On the alleged innocence of mereology

Massimiliano Carrara
University of Padua
In Parts of Classes [Lewis 1991] David Lewis attempts to draw a sharp contrast between mereology and set theory and to assimilate mereology to logic. He argues that, like logic but unlike set theory, mereology is “ontologically innocent”. In mereology, given certain objects, no further ontological commitment is required for the existence of their sum. On the contrary, by accepting set theory, given certain objects, a further commitment is required for the existence of the set of them. The latter – unlike the sum of the given objects – seems to be an abstract entity whose existence is not directly entailed by the existence of the objects themselves. The argument for the innocence of mereology is grounded on the thesis of “Composition as identity”. Lewis analyses two different versions of the thesis: the first is the Strong composition thesis, according to which certain objects are their sum, where the use of “are” would mean that composition is literally identity. The second version is the Weak composition thesis, according to which composition is analogous, under some aspects, to identity. He criticises the first version of the thesis and argues for the second one. In the paper we argue that (T1) arguments for the ontological innocence of mereology are not conclusive. An obvious objection to the Strong composition thesis is that – given certain objects Xs – they cannot be their sum because none of them is the sum. One could reply to this objection by observing that the “are” in the sentence “The Xs are their sum” is to be understood collectively and not distributively. But the crux is that the collective reading fails to generate a new entity, whereas mereology, in particular in Lewis’ use for the reconstruction of set theory as “megethology”, needs to consider sums as real objects. Besides, we contend that Lewis’ argument for the innocence of mereology based on the Weak composition thesis is a petitio principii. The reason is that the aspects of the analogy between composition and identity, which Lewis emphasises, obtain under the presupposition of the existence of sums. But this is just what a denier of innocence would refuse. (T2) Some arguments against the ontological innocence of mereology show a certain ambiguity in the innocence thesis itself. Some defences of the innocence seem to implicitly presuppose that the sum of certain objects Xs is not a genuine entity. Speaking of the sum of the Xs would be just another way of speaking plurally of the Xs. However, the relevant use of sums in mereology treats them as well determined objects. The relevant innocence thesis takes for granted that, though sums are genuine objects, nevertheless their existence does not require any further commitment. (T3) The innocence thesis, apart from Lewis’ defence, seems to depend on a general conception of the nature of objects and on how the notion of ontological commitment is understood. We think that the thesis is the manifesto of a realistic conception of parts and sums. This conception consists of the following clauses: (i) given any object x, it is well determined which parts it possesses; these are in turn objects whose existence is a necessary consequence of the existence of x. (ii) However any objects Xs are given, they automatically constitute a well determined object x which is their sum; (iii) We can refer singularly and plurally to parts and sums of given objects. Obviously, one might wonder if such a conception is really ontologically innocent. One could object that it is not innocent because clauses (i) – (iii) are not. For example, clause (i) could be considered as an ontological commitment to the existence of sums. But the innocence at issue does not concern the above-sketched conception. The innocence is embedded in the conception itself. In other words, someone who argues for clauses (i) – (iii) takes a point of view from which mereology appears to be innocent. For, such a point of view forces us to consider as well determined the parts of any object and does not allow us to separate the existence of certain objects form the existence of their sum. (T4) is the claim that the alleged innocence of mereology is subject to Quine’s notorious criticisms of the set-theoretical interpretation of second order logic. To the purpose, we construct a mereological model of a substantive fragment of set theory, i.e. the one that grounds the principal model semantics of second order logic. First, we construct a mereological model under the assumption of the existence of infinitely many atoms. Then, we replace this assumption with that of the existence of any infinite object (with or without atoms). Finally, let us make a general point about the innocence thesis of mereology. A conclusive argument for that would be a refutation of the thesis that there are only denumerably many entities. For, since the parts of an infinite object constitute a non-denumerable infinity, such an argument would entail that there could be no infinite without a non-denumerable infinity. However, the thesis that any genuine infinity is a denumerable one has had some important advocates. So, a conclusive argument for the innocence of mereology seems to be highly implausible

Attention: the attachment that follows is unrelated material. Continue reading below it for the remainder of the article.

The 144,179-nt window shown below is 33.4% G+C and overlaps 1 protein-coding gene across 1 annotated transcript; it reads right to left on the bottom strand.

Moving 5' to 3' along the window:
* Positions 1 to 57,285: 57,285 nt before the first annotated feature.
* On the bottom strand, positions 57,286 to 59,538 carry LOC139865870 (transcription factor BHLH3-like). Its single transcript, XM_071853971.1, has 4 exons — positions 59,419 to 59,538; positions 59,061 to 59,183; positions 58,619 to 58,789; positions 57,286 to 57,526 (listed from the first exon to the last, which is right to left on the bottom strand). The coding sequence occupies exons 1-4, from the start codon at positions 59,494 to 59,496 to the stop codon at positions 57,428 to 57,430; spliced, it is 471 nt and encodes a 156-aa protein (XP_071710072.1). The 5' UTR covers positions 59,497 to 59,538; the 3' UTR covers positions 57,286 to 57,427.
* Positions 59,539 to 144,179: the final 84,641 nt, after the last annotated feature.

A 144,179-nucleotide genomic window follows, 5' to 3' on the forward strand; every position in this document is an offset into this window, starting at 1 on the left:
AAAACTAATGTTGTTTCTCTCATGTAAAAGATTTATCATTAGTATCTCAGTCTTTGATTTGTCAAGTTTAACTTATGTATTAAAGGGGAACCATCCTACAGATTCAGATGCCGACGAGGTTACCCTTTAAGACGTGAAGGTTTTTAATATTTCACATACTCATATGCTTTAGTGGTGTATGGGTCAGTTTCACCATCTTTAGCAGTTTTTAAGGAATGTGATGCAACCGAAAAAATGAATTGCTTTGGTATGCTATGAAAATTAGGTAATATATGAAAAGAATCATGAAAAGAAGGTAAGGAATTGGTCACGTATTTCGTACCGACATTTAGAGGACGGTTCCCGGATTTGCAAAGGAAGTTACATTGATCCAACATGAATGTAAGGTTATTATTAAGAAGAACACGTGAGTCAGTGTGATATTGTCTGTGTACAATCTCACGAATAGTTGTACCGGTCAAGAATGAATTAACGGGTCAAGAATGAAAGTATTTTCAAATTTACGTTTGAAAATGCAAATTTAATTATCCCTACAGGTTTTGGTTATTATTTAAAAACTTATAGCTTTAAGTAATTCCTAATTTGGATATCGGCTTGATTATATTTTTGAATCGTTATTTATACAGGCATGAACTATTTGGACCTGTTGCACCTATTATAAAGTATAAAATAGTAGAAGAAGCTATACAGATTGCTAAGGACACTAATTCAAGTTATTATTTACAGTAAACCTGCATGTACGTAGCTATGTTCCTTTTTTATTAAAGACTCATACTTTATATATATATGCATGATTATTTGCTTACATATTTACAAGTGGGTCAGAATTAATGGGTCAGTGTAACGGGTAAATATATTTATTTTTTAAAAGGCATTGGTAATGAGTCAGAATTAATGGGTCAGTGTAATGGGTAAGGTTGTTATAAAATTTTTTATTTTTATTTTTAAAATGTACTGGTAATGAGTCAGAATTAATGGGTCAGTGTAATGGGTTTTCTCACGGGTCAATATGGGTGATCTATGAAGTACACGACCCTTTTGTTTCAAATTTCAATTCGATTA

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References found in this work BETA

Parts of Classes.David LEWIS - 1991 - Mind 100 (3):394-397.
Is Mereology Ontologically Innocent?Byeong-Uk Yi - 1999 - Philosophical Studies 93 (2):141-160.

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Citations of this work BETA

On the Ontological Commitment of Mereology.Massimiliano Carrara & Enrico Martino - 2009 - Review of Symbolic Logic 2 (1):164-174.

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